I will be answering this in parts as I am torn between the yard that needs to be cleaned up, the NCAA football on tv all day, and my desire to help you.
First, "sponge hello less he says".... This can only be something called SPONDYLOLISTHESIS.... if you click on the link you can read all about it from the NIH, but it is as you describe, a slipping forward on one vertebra on the one below. It is usually a result of trauma but can also be something you were born with. Either way, instability in the supporting elements of the spine allow for the slippage, and if the slip becomes big enough many more problems occur.
I am not surprised that the shots did not help. They are a temporizing measure at best, in other words, they can buy you some time in advance of surgery with some amount of pain relief, but they are not curative.
And for the moment I am going to end with this to return to your more complicated questions in a bit.... Not to make light of your situation but the surgery for this is routinely performed, and, in fact, you happen to be talking with someone who has actually HAD the surgery, usually a fusion procedure. And, perhaps if you could email me your specific concerns about the surgery being life-threatening then I could address them, but with the state of the science of anesthesia and the techniques now employed by spine surgeons I would not look at this surgery as any more risky than an appendix surgery.
I have much more to ad but hopefully this is a good start for you. Back in a bit.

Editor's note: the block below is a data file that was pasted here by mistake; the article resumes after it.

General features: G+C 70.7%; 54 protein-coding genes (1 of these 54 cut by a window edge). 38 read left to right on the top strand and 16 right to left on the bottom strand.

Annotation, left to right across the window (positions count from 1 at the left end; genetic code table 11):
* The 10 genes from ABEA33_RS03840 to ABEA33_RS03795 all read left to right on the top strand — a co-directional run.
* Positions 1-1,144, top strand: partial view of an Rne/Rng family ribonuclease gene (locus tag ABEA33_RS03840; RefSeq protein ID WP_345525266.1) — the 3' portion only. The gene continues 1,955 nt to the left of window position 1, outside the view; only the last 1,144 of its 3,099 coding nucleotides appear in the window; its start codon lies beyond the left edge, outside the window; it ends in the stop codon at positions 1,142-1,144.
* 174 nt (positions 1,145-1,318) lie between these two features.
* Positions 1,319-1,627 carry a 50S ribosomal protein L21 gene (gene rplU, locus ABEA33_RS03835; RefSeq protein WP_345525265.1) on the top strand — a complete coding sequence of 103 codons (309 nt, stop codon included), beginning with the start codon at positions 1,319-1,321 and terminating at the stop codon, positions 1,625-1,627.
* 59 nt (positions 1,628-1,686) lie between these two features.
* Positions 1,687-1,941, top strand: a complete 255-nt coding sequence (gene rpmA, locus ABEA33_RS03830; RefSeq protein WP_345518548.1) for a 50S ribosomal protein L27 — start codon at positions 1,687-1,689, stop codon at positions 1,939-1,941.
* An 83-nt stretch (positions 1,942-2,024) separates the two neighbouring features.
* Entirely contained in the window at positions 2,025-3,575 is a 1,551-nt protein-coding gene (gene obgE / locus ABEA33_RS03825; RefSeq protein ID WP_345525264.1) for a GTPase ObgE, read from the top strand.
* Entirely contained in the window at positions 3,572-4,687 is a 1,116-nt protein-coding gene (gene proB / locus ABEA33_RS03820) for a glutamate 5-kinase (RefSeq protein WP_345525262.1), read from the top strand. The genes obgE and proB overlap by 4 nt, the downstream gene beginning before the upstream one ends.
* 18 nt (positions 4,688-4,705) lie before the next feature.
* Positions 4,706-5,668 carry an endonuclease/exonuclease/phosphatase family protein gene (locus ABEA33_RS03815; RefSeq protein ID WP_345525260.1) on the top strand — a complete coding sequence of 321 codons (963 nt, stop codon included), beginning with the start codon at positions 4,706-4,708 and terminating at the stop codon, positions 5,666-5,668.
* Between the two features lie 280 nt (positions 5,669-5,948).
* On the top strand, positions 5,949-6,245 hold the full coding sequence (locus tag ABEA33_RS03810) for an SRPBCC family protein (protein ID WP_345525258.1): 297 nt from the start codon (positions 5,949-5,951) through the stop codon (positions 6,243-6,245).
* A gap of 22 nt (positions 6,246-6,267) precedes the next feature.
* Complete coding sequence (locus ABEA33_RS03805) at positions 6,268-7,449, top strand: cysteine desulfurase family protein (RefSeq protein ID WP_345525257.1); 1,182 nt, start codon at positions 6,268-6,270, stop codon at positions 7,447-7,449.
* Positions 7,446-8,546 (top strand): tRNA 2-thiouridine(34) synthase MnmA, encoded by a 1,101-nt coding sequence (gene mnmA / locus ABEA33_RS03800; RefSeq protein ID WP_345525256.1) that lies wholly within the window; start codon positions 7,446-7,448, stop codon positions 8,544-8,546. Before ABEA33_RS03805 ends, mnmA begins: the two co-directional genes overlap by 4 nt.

Good morning Gary. I thought the above image would be instructive. As you can see, the defect that allows for the slippage of the vertebrae is in the posterior portion of the spine.
Spine surgeon have a grading system for this defect but it is less important than the symptoms and pain you are having. That alone does indicate that the surgery is probably the way to go, and, as you can see from the reference above, fusion surgery provides great results and relief of pain in 95% of patients. I am in that 95%.
As to your question regarding the historical risks of surgery, again, I would ask for some clarification. If we are going to include surgery performed back in the early part of the 20th century to our database then we will get a decidedly different result than if we use, say, the last ten years. This being said, I'm not sure if these statistics are available, though I will certainly check.
And I have now checked! The thought struck me to search for 'intraoperative mortality in the United States'. The bottom line is this... by far and away the most common cause of death in the operating room is cardiac arrrest.... heart attack, and so while I could not find statistics for TOTAL intraoperative mortality, I did find it for cardiac arrest, and you can view it here. The number is about 4 in Ten-thousand surgeries. I hope that is reassuring to you, and if you are healthy going into the surgery your risks are much lower than this.
As to your question regarding specific surgeons there IS a way to find out what patients think about their doctors and surgeons, I just don't know how accurate and valuable the information is. There are websites like Health Grades.com where you can search for particular doctors or surgeons, or search for a particular TYPE of physician or surgeon in your area.
And for the moment, the one thing I DO know you can do regarding malpractice claims, inquiries to the Medical Board in the state where you physician practices will not get you information about specific problems with specific surgeries, but WILL get you information on your surgeon's track record regarding malpractice.
Gary, I am going to try to finish this up a little later, hopefully this has been helpful so far.